My first reaction to the fact that I had a Shobhaa De book on my hands to review was, “Erm, no. Not happening.”
To me, for the longest time, Shobhaa De was an irrelevant writer. Being a good five decades younger than her, I also somewhere thought of her as the older lady who commented on a lot of things – because let’s be honest – that’s what she really does. I also do admit that I had never read her books. However, being the millennial I am, I had read her tweets and how social media covers her, and I further believed in my assumption about her irrelevance.
De’s “Seventy…And To Hell With It!” is a novel that completely changed my view of her. Released in December 2017, the book feels like you sat down with a really cool aunt (who you probably run to when you’re in trouble) on a cold evening, wrapped in a comfy shawl in front of the fireplace – ready to listen to some kickass life advice.
It is surprisingly poignant, with little tidbits of life advice jumping at you after every few paragraphs. My favourite bit of the book is that it feels like a conversation. It’s relatable. You see yourself in these pages. You see your family and friends in these pages – and that, is surprisingly hard to achieve.
De is at her wittiest best in the novel spanning 320 pages, recounting her life, her struggles and most importantly – how she handled them. She speaks to the young Indian – talking about workplace relationships and why you should not have them. She talks about the trials and tribulations a 60 something faces when everyone in the family suddenly gets tech-savvy and to the middle-aged reader about life, children and family battles.
You have a smile on your face as she recounts how she throws on a shawl over her daughter’s dress as she’s going out, despite having proudly worn the same clothes in her younger days. Throughout the book, you think “I agree” ,“I relate to this” and “Omg, I just thought of this the other day!”.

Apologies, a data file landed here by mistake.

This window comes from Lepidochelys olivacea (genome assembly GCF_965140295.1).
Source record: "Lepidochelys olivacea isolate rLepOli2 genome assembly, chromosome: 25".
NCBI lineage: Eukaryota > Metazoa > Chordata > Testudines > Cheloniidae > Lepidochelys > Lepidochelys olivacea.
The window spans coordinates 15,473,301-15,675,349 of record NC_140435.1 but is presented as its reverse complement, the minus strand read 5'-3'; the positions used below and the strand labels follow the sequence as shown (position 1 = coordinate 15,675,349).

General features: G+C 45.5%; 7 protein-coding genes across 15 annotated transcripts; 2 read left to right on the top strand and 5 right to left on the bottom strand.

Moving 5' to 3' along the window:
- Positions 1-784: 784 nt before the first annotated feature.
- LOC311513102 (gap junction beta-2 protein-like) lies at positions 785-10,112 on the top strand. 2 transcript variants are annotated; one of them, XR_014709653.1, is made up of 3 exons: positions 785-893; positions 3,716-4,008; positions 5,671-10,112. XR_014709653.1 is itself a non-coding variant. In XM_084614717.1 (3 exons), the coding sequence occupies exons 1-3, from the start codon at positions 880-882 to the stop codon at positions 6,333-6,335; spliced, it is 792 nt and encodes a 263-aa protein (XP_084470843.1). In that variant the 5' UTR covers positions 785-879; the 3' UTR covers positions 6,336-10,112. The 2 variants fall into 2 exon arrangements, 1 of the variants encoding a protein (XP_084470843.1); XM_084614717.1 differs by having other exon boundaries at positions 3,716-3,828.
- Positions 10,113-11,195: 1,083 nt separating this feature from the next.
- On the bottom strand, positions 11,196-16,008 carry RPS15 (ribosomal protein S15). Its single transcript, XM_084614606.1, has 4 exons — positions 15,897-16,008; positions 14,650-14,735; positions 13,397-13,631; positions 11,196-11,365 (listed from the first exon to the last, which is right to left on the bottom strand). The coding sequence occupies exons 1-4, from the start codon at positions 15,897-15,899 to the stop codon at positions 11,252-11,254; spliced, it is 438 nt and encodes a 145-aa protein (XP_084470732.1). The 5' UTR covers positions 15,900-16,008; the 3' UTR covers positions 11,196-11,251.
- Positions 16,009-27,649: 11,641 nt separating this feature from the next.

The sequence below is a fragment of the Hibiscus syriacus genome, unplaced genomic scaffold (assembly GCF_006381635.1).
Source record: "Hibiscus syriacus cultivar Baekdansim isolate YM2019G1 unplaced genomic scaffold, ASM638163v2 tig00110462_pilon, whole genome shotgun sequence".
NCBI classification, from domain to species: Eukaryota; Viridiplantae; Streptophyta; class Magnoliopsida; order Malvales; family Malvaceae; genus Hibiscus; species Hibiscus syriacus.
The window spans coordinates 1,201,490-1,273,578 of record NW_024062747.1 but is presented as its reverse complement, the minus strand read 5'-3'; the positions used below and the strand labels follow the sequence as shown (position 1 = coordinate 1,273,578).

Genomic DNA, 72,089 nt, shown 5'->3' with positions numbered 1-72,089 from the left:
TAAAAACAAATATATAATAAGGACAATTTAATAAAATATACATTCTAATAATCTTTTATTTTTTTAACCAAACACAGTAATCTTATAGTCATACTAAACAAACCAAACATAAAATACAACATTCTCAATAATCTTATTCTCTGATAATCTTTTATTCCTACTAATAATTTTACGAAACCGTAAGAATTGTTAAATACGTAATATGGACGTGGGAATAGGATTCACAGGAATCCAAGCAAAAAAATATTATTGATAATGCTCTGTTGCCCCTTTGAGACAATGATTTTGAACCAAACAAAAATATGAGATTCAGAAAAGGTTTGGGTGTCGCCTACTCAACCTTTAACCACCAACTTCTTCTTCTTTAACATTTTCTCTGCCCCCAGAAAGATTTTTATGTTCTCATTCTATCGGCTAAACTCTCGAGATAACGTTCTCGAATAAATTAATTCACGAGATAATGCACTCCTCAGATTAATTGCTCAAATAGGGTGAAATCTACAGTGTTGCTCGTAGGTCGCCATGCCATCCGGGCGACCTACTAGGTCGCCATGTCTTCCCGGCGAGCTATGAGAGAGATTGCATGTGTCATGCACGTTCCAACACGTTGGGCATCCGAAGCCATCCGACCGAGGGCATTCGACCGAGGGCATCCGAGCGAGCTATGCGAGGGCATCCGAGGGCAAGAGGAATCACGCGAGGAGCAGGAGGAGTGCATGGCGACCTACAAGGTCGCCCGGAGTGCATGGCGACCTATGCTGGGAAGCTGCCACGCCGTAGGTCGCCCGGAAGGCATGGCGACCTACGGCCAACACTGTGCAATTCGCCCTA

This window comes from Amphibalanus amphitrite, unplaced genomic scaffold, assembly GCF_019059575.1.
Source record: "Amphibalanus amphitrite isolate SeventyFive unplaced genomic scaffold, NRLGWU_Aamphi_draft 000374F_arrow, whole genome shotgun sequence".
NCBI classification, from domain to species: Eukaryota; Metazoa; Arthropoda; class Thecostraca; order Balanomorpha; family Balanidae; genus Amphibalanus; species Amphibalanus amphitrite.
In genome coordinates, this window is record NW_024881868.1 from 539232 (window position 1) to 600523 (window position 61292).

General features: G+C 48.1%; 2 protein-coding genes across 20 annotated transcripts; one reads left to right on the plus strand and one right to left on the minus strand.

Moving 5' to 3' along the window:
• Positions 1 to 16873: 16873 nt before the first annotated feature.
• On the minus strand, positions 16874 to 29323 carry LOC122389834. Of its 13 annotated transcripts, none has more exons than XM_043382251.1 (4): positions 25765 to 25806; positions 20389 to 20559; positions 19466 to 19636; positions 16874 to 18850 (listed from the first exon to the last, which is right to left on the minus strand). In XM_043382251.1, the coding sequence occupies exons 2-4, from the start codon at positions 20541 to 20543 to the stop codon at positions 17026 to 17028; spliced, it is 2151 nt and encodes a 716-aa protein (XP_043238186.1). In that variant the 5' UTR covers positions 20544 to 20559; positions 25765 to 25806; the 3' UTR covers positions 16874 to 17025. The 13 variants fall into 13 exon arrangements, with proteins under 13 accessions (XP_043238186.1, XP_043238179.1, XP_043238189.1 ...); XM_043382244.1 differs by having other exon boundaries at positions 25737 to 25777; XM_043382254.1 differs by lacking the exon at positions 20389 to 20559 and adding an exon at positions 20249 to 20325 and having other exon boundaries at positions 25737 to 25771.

I especially loved the bits where she talked about the importance of ‘talking’, of ‘space’ in any relationship, of being selfish and the importance of ensuring you put in work for any relationship to succeed. De has managed to put forward 70 years of experience, wisdom and sass to the readers in a form that is truly enjoyable.
To her, it might have just been penning down the riot in her mind. But for a reader, it is a delightful journey where you truly discover the woman she is, and the writer she has been. From discussing how she never was afraid to speak her mind, to how she learnt what battles to fight – the book is a raw and open account.
Speaking at the second day of the Penguin Spring Fever, De had commented on her book by saying “It is a reflective book and not one where I am giving gyan.” To this statement, I completely disagree. The book has tremendous amounts of gyaan for anyone who is reading it. I would love to gift a copy to all the men in my life – for an insight into the female mind and to all the women I know – to show them that they aren’t the only ones.
If I had to pick out one major issue with the book – it’s the pull quotes. A common feature in magazines, where they probably work, I found them extremely chaotic and distracting.
The book may not be something that you’d read in one go – it is definitely put-down-able. But the book is also soul food. You won’t go through it in one go – but you’ll keep wanting to go back to it. And the reason behind this is – the book is incredibly honest.
De, in the end, is a young person at heart, with tremendous amounts of gyaan to give – and as a reader, I’m ready and willing to lap it up!